To a large degree, river water chemistry is a function of processes occurring in the river’s watershed. As a result, changes on land also lead to changes in river chemistry. Much as human health can be evaluated by analyzing blood chemistry, so too can watershed health be assessed by monitoring river water chemistry.
WHRC scientists are improving the understanding of how climate change, permafrost thaw, deforestation, and other disturbances are impacting river chemistry and land-ocean linkages.
This information is vital for tracking the health of Earth’s watersheds and for predicting how Earth’s water and chemical cycles will change in the future.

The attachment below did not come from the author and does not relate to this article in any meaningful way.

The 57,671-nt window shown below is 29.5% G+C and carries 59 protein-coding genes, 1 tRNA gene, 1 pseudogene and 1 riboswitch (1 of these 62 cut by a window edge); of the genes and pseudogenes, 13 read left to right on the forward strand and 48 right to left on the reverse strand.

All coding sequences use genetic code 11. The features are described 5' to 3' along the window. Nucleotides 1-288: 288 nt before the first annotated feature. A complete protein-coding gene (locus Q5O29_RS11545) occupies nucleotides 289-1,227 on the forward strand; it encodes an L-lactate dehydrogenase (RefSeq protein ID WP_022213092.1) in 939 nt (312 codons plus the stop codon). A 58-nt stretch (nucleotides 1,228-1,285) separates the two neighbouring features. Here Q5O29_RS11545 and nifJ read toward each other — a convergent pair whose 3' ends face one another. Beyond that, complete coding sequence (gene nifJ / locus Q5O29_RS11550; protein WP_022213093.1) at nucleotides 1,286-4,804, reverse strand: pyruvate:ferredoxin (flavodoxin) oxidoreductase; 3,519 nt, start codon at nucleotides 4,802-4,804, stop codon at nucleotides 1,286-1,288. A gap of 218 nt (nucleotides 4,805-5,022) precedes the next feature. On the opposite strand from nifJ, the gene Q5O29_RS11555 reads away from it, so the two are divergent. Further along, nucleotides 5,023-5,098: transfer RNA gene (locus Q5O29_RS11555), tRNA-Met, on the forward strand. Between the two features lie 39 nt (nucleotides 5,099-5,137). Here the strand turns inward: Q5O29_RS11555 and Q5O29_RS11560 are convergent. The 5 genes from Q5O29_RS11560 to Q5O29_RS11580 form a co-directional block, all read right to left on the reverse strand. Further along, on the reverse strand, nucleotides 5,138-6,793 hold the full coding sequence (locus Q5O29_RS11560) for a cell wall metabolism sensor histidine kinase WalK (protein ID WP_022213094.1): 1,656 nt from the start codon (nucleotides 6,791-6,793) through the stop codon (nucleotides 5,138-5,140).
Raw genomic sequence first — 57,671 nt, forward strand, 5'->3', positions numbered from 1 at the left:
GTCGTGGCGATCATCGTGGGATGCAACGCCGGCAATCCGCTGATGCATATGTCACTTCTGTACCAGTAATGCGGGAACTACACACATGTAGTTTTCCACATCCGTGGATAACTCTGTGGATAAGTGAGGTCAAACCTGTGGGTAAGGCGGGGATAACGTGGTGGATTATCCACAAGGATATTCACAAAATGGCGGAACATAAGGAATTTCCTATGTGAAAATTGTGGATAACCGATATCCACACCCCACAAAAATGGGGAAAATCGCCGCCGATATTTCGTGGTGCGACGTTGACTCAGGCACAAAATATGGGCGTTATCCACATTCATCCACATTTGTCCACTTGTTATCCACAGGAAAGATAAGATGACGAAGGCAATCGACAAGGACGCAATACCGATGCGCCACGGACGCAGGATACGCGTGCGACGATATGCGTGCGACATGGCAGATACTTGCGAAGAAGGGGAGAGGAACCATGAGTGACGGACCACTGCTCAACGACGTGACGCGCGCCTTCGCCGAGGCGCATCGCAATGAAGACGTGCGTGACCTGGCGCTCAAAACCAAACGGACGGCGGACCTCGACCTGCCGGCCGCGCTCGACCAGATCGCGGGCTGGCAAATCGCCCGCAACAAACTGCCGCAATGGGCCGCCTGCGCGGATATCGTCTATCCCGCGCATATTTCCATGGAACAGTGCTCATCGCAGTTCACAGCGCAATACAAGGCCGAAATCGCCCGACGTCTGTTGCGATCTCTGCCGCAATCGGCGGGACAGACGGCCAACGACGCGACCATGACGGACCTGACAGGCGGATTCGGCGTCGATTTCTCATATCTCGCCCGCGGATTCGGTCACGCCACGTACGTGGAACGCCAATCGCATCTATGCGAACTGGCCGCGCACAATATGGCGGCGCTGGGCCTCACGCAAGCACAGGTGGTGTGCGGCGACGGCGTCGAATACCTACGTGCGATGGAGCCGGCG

Woods Hole Research Center scientists are active in many of Earth’s largest watersheds world measuring concentrations of carbon, nitrogen, phosphorus, and other naturally occurring compounds in the rivers near their mouths where they empty into the ocean. Samples are also being collected from key tributaries upstream in the watersheds to investigate how chemical signatures vary regionally or in areas with differing land cover or land use.
Each year, the Global Rivers Observatory invites scientists, students and citizen scientists to join a research expedition on one of the world’s great rivers. From the Amazon River in Brazil to the Mekong River in Thailand participants learn firsthand about the threats to these great rivers.
|Visit the Global Rivers Observatory website|